U.S. stocks fell for a third day as Spain’s 10-year debt yield topped 7 percent, fueling concern the debt crisis is worsening, and investors awaited the start of the earnings season. Corn and soybeans surged on forecasts for more dry U.S. weather. Treasuries rose.
The Standard & Poor’s 500 Index slipped 0.2 percent at 4 p.m. in New York and the Stoxx Europe 600 Index fell 0.4 percent. Ten-year Spanish yields jumped 11 basis points to 7.06 percent after rising as high as 7.108 percent. The euro climbed 0.2 percent to $1.2319, rebounding from a two-year low of $1.2251. Corn rose as much as 5.8 percent and soybeans jumped to a four-year high. Oil added 1.8 percent to $85.99 a barrel and natural gas rallied as a strike threatened supplies from Norway.
European finance ministers were gathering to work out crisis measures after leaders agreed last month to ease banks’ access to bailout funds. France and Germany sold six-month debt at negative yields amid demand for assets considered safe. Alcoa Inc. began the second-quarter U.S. earnings season after markets closed in New York, with analyst estimates compiled by Bloomberg predicting the first year-over-year profit decline for S&P 500 companies since 2009.
“It’s very concerning,” Jeff Savage, regional chief investment officer for Wells Fargo Private Bank in Portland, Oregon, said in a telephone interview. His firm manages $169 billion. “Seven percent is not a sustainable level of interest rates for Spain. That’s scary stuff. We can’t have one of our best trading partners going through terrible economic times and not having an effect on U.S. corporate earnings.”
The S&P 500 dropped for a third day, the longest streak in more than a month, and closed at its lowest level since June 28. Alcoa, the biggest U.S. aluminum producer, rose 0.4 percent in the regular session and climbed another 0.3 percent in extended trading after the largest aluminum producer reported earnings and revenue that beat estimates following an increase in orders from the auto and aerospace industries.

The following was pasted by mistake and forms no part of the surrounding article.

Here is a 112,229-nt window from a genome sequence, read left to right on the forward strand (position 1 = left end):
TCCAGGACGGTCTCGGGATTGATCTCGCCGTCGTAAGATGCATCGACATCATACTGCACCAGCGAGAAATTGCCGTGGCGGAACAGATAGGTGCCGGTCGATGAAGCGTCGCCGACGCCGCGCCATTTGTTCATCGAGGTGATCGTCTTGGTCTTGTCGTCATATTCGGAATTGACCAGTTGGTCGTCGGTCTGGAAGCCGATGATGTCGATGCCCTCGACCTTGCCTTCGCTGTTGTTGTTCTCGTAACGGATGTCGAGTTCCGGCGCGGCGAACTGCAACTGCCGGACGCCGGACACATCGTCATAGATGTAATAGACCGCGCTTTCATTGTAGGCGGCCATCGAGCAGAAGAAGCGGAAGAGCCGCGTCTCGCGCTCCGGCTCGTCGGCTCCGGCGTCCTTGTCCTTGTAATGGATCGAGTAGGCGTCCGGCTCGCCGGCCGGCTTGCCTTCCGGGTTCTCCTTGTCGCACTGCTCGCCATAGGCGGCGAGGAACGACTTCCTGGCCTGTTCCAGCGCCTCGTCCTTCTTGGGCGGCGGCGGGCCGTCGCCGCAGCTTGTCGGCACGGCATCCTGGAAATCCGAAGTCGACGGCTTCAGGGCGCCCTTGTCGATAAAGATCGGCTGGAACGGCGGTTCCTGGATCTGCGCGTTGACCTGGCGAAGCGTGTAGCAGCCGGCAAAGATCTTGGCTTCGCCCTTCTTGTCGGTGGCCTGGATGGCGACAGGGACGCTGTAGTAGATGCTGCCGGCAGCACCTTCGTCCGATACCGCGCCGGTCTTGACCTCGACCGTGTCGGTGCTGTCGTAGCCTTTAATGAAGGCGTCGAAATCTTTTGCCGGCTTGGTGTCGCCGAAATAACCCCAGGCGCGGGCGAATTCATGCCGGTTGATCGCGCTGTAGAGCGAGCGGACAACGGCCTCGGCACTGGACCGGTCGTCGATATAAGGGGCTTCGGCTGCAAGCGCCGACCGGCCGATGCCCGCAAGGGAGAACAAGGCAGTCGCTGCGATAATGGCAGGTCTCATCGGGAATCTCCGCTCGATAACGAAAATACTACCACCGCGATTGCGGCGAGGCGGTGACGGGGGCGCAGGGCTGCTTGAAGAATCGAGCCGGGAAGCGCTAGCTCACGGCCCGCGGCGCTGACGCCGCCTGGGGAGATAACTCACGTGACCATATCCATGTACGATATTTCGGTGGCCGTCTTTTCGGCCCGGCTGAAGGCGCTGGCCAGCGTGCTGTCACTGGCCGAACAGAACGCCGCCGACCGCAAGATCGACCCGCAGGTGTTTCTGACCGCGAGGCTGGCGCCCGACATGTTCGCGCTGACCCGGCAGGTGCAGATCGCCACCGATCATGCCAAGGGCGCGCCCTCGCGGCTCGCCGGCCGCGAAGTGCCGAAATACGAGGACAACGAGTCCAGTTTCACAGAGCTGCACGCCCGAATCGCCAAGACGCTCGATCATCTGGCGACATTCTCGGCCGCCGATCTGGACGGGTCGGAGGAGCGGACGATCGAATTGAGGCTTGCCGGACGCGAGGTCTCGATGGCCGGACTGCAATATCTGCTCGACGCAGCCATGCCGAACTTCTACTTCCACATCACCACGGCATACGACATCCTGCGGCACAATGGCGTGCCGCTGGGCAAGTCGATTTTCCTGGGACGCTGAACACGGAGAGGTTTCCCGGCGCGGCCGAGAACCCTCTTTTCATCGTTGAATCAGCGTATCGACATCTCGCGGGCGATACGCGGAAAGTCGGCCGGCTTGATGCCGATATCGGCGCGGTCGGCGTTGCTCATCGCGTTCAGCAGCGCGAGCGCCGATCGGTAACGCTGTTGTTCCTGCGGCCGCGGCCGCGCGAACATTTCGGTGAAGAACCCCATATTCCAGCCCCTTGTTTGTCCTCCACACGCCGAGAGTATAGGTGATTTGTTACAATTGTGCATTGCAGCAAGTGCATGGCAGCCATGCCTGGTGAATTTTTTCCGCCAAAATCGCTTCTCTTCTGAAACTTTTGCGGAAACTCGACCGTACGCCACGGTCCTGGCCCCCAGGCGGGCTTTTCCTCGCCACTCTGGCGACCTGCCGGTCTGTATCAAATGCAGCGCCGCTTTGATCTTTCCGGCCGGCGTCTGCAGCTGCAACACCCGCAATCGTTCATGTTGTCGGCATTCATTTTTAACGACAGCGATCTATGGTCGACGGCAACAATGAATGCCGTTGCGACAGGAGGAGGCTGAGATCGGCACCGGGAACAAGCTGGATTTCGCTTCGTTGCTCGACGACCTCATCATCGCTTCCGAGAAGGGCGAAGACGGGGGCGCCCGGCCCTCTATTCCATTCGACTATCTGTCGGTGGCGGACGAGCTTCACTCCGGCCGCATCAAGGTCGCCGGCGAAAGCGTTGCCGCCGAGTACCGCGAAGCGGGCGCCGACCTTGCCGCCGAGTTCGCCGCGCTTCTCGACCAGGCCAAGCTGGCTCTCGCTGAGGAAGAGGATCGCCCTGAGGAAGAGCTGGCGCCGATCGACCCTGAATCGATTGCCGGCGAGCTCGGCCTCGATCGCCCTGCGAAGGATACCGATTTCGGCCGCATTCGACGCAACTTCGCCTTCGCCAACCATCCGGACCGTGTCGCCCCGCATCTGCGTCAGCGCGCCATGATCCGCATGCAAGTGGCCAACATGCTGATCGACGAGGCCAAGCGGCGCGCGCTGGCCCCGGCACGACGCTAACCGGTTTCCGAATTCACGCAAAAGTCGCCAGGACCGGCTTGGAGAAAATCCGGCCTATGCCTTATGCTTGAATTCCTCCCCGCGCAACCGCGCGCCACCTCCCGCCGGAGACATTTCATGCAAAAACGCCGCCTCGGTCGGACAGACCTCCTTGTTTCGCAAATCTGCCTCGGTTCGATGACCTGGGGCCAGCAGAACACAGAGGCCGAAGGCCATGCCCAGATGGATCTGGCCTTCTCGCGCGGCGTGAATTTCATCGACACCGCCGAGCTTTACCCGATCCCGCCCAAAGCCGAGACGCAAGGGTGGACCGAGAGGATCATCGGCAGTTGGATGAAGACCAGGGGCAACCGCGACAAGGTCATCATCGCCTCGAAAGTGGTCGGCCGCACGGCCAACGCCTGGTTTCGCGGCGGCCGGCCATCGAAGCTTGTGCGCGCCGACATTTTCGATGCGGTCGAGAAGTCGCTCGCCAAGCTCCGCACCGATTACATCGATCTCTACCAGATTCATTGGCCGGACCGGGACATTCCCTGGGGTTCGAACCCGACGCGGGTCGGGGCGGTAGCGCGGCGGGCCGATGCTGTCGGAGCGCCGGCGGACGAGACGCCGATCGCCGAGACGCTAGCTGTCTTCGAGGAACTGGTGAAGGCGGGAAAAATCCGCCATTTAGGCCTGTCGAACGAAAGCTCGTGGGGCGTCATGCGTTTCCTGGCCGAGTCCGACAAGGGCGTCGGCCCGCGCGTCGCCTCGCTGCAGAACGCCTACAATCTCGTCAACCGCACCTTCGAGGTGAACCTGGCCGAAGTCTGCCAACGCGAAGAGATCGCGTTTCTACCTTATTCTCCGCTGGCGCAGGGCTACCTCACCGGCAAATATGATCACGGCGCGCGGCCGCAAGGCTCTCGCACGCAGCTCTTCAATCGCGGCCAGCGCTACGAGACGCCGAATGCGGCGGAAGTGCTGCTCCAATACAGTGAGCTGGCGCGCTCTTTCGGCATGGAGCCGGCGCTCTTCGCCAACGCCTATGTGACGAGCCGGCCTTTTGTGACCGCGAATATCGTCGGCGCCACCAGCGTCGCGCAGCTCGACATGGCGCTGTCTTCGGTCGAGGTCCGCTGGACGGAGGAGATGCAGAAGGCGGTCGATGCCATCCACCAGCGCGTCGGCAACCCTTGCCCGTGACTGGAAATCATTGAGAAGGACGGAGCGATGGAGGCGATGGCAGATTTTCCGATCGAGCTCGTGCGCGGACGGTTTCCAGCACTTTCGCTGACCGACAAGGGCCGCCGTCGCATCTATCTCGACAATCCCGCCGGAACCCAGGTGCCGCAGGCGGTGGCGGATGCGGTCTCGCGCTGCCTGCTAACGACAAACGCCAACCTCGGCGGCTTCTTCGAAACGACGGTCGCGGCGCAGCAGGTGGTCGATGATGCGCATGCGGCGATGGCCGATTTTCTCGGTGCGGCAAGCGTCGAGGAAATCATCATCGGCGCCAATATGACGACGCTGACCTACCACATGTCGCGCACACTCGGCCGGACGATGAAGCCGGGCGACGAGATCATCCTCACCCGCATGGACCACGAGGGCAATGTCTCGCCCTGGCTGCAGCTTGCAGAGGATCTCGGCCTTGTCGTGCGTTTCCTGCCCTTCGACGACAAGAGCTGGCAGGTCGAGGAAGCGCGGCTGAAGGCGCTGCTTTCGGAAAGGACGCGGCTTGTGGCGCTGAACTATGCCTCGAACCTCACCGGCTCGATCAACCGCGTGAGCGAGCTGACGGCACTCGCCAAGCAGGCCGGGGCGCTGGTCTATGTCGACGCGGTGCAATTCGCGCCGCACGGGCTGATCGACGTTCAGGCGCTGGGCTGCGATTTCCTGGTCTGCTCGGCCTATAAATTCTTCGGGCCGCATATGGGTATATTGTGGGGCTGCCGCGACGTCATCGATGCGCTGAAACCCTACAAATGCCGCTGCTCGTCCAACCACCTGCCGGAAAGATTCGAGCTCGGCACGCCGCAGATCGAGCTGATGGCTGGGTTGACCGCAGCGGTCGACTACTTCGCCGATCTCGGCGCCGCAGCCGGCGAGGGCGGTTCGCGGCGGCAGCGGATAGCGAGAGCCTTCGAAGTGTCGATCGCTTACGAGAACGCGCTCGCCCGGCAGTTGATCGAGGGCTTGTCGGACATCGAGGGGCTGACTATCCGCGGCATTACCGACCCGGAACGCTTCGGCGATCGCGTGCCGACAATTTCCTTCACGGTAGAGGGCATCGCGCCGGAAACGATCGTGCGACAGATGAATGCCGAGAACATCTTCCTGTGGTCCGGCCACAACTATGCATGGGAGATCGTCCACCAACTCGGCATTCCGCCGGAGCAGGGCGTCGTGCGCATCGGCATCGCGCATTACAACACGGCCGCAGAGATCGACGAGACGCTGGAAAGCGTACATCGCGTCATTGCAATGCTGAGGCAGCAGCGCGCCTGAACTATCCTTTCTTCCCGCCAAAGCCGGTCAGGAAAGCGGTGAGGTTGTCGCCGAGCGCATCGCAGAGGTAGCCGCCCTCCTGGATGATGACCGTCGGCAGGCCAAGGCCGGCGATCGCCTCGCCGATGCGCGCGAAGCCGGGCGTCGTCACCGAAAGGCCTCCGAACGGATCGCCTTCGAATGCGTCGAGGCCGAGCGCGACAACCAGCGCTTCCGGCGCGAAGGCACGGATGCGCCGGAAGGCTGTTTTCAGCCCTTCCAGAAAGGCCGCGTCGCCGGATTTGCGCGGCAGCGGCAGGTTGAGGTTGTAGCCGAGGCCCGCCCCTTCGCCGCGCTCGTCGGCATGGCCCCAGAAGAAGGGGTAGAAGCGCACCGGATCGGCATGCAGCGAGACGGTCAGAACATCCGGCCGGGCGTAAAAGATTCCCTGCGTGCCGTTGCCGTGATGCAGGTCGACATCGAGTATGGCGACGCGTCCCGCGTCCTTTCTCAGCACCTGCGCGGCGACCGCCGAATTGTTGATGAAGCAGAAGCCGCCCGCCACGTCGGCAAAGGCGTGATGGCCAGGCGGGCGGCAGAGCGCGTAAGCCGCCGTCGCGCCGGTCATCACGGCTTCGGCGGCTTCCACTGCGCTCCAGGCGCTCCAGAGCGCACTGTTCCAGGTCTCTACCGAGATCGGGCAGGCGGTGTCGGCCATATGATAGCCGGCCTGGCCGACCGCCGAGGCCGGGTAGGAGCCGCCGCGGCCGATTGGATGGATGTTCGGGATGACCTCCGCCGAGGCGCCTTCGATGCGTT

Analyst estimates compiled by Bloomberg project a 1.8 percent decline in profit for S&P 500 companies in the second quarter, which would be the first year-over-year decrease since 2009. Revenue is projected to have increased 2.5 percent.
Earnings pessimism is reaching levels last seen during the global financial crisis of 2008 and 2009, based on company forecasts. Forty-four corporations issued profit projections that trailed analyst estimates during the 20 days through July 6, or 3.1 times the number of those that exceeded them. The ratio has been greater than 3 for five straight days and 17 of the last 20, the most in three years. It was at least that high the majority of the time between October 2008 and April 2009, climbing to 11.5 in December 2008, the data show.
DuPont Co., Exxon Mobil Corp., Caterpillar Inc. and Bank of America Corp. fell at least 1.3 percent to lead losses in the Dow Jones Industrial Average. Commodity and consumer-discretionary companies fell at least 0.5 percent to lead declines in eight of the 10 main industry groups in the S&P 500. Navistar International Corp., the maker of International brand trucks, fell 3.1 percent after Bloomberg Industries said truckmakers will need to reduce production in the second half of the year.
Visa Inc. and MasterCard Inc. fell at least 1.3 percent after being downgraded at UBS AG. Apple Inc., the biggest company by market value, rose 1.3 percent amid optimism about its smaller iPad tablet’s sales. Amerigroup Corp. surged 38 percent after WellPoint Inc., the second-biggest U.S. health plan, agreed to buy the company for $92 a share.
Ten-year U.S. Treasury yields slipped four basis points to 1.51 percent. Thirty-year rates lost four basis points to 2.62 percent.
More than two shares fell for each that advanced in the Stoxx 600, which retreated for a fourth day. Metro AG, Germany’s biggest retailer, sank 6.3 percent to a three-year low as Chief Executive Officer Olaf Koch said restrained spending will have a “significant impact” on business. Michael Page International Plc lost 3.8 percent after the U.K. recruitment company reported a decline in gross profit. Hays Plc, the recruiter that finds workers for Siemens AG, sank 2.7 percent.
The euro recovered from its lows of the day after the European Commission said any future direct recapitalizations of banks by the European Stability Mechanism would not require guarantees by governments in countries that receive the aid.